According to the report, "The FSB operation to kill Mr Litvinenko was probably approved by Mr Patrushev and also by President Putin." Vladimir Putin_sentence_426

The report outlined some possible motives for the murder, including Litvinenko's public statements and books about the alleged involvement of the FSB in mass murder, and what was "undoubtedly a personal dimension to the antagonism" between Putin and Litvinenko, led to the murder. Vladimir Putin_sentence_427

Media analyst William Dunkerley, writing in The Guardian, criticised the inquiry as politically motivated, biased, lacking in evidence, and logically inconsistent. Vladimir Putin_sentence_428

Poisoning of Sergei Skripal Vladimir Putin_sentence_429

Main article: Poisoning of Sergei and Yulia Skripal Vladimir Putin_sentence_430

On 4 March 2018, former double agent Sergei Skripal was poisoned with a Novichok nerve agent in Salisbury. Vladimir Putin_sentence_431

Ten days later, the British government formally accused the Russian state of attempted murder, a charge which Russia denied. Vladimir Putin_sentence_432

After the UK expelled 23 Russian diplomats (an action which would later be responded to with a Russian expulsion of 23 British diplomats), British Foreign Secretary Boris Johnson said on 16 March that it was "overwhelmingly likely" Putin had personally ordered the poisoning of Skripal. Vladimir Putin_sentence_433

Putin's spokesman Dmitry Peskov called the allegation "shocking and unpardonable diplomatic misconduct". Vladimir Putin_sentence_434

Australia and Latin America Vladimir Putin_section_34

See also: Australia–Russia relations, Russia–Venezuela relations, Cuba–Russia relations, and Argentina–Russia relations Vladimir Putin_sentence_435

Putin and his successor, Medvedev, enjoyed warm relations with the late Hugo Chávez of Venezuela. Vladimir Putin_sentence_436

Much of this has been through the sale of military equipment; since 2005, Venezuela has purchased more than $4 billion worth of arms from Russia. Vladimir Putin_sentence_437

In September 2008, Russia sent Tupolev Tu-160 bombers to Venezuela to carry out training flights. Vladimir Putin_sentence_438

In November 2008, both countries held a joint naval exercise in the Caribbean. Vladimir Putin_sentence_439

Earlier in 2000, Putin had re-established stronger ties with Fidel Castro's Cuba. Vladimir Putin_sentence_440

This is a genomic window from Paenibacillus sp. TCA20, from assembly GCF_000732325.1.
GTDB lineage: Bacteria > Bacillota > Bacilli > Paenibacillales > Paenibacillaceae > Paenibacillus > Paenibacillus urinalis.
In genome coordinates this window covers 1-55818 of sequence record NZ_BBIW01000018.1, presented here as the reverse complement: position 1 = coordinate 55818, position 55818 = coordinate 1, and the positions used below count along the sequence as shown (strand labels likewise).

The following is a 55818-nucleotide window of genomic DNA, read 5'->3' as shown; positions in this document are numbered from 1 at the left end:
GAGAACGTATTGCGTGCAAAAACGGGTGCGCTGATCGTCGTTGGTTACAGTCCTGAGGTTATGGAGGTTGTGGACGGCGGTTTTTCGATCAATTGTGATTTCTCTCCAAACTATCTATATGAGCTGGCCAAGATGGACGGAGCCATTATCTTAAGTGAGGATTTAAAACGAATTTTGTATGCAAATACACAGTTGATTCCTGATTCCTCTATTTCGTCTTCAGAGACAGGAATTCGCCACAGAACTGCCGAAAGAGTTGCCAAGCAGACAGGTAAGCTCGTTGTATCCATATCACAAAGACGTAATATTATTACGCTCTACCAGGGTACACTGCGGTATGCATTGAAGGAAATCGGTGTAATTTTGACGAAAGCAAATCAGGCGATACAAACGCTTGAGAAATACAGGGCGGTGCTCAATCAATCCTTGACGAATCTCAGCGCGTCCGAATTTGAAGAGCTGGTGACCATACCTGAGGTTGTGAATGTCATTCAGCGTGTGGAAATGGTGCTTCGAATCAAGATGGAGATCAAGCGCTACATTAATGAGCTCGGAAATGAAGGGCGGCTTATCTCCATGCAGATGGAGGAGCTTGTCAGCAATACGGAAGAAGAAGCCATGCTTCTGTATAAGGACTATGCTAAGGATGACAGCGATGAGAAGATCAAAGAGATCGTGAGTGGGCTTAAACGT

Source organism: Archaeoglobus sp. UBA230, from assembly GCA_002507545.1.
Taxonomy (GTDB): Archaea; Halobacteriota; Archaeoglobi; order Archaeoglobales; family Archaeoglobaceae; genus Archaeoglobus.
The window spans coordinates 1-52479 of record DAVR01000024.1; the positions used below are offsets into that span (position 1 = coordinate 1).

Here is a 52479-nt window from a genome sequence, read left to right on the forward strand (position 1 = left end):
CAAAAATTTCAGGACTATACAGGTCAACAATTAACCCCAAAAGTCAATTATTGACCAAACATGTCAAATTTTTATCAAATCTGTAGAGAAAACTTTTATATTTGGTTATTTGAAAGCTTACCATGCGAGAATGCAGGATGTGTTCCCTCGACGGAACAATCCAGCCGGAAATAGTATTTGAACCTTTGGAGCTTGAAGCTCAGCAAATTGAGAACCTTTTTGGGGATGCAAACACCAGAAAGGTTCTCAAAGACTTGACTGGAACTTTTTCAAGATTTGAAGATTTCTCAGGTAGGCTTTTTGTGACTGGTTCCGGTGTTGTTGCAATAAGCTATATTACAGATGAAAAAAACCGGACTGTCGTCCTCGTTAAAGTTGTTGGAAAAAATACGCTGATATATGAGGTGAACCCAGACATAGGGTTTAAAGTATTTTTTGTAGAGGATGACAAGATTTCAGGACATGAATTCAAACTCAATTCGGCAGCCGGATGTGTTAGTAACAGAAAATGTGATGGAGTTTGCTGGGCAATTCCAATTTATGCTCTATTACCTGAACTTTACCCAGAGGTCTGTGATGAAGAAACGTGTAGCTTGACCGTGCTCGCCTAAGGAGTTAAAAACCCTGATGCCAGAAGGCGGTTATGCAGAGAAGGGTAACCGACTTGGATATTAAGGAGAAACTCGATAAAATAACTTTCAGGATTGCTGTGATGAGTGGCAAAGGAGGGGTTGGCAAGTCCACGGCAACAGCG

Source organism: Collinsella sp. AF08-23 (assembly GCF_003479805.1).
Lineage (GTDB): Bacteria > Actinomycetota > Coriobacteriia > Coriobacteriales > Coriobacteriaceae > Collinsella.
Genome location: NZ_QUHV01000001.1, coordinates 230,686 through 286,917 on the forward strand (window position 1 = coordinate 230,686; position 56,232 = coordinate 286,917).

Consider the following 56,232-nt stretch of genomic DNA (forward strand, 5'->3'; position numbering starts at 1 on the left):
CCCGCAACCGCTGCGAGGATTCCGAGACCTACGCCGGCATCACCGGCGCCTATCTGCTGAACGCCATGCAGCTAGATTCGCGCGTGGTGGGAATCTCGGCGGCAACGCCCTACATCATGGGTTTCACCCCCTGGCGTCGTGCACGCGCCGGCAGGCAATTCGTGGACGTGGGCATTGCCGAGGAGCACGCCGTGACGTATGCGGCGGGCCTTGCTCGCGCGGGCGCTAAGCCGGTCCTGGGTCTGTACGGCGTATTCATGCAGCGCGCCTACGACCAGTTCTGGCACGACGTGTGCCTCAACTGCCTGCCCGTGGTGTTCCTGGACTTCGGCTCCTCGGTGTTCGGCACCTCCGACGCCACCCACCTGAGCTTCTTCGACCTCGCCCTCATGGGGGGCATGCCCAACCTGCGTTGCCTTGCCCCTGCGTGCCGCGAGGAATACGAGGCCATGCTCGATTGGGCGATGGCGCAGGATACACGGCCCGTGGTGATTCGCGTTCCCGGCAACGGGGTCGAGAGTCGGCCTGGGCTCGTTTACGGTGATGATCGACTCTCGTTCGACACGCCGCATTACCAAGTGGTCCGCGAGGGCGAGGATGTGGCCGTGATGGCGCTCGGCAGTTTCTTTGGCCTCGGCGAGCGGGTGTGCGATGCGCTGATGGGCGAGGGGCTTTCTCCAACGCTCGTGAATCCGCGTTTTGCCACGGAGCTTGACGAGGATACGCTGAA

In September 2007, Putin visited Indonesia and in doing so became the first Russian leader to visit the country in more than 50 years. Vladimir Putin_sentence_441

In the same month, Putin also attended the APEC meeting held in Sydney where he met with John Howard, who was the Australian Prime Minister at the time, and signed a uranium trade deal for Australia to sell uranium to Russia. Vladimir Putin_sentence_442

This was the first visit by a Russian president to Australia. Vladimir Putin_sentence_443

Middle East and North Africa Vladimir Putin_section_35

See also: Israel–Russia relations and Iran–Russia relations Vladimir Putin_sentence_444

On 16 October 2007, Putin visited Iran to participate in the Second Caspian Summit in Tehran, where he met with Iranian President Mahmoud Ahmadinejad. Vladimir Putin_sentence_445

This was the first visit of a Soviet or Russian leader to Iran since Joseph Stalin's participation in the Tehran Conference in 1943, and thus marked a significant event in Iran-Russia relations. Vladimir Putin_sentence_446

At a press conference after the summit Putin said that "all our (Caspian) states have the right to develop their peaceful nuclear programmes without any restrictions". Vladimir Putin_sentence_447

Putin was quoted as describing Iran as a "partner", though he expressed concerns over the Iranian nuclear programme. Vladimir Putin_sentence_448

In April 2008, Putin became the first Russian President who visited Libya. Vladimir Putin_sentence_449

Putin condemned the foreign military intervention of Libya, he called UN resolution as "defective and flawed," and added "It allows everything. Vladimir Putin_sentence_450

It resembles medieval calls for crusades." Vladimir Putin_sentence_451

Upon the death of Muammar Gaddafi, Putin called it as "planned murder" by the US, saying: "They showed to the whole world how he (Gaddafi) was killed," and "There was blood all over. Vladimir Putin_sentence_452

Is that what they call a democracy?" Vladimir Putin_sentence_453

Regarding Syria, from 2000 to 2010 Russia sold around $1.5 billion worth of arms to that country, making Damascus Moscow's seventh-largest client. Vladimir Putin_sentence_454

During the Syrian civil war, Russia threatened to veto any sanctions against the Syrian government, and continued to supply arms to the regime. Vladimir Putin_sentence_455

Putin opposed any foreign intervention. Vladimir Putin_sentence_456

In June 2012, in Paris, he rejected the statement of French President François Hollande who called on Bashar Al-Assad to step down. Vladimir Putin_sentence_457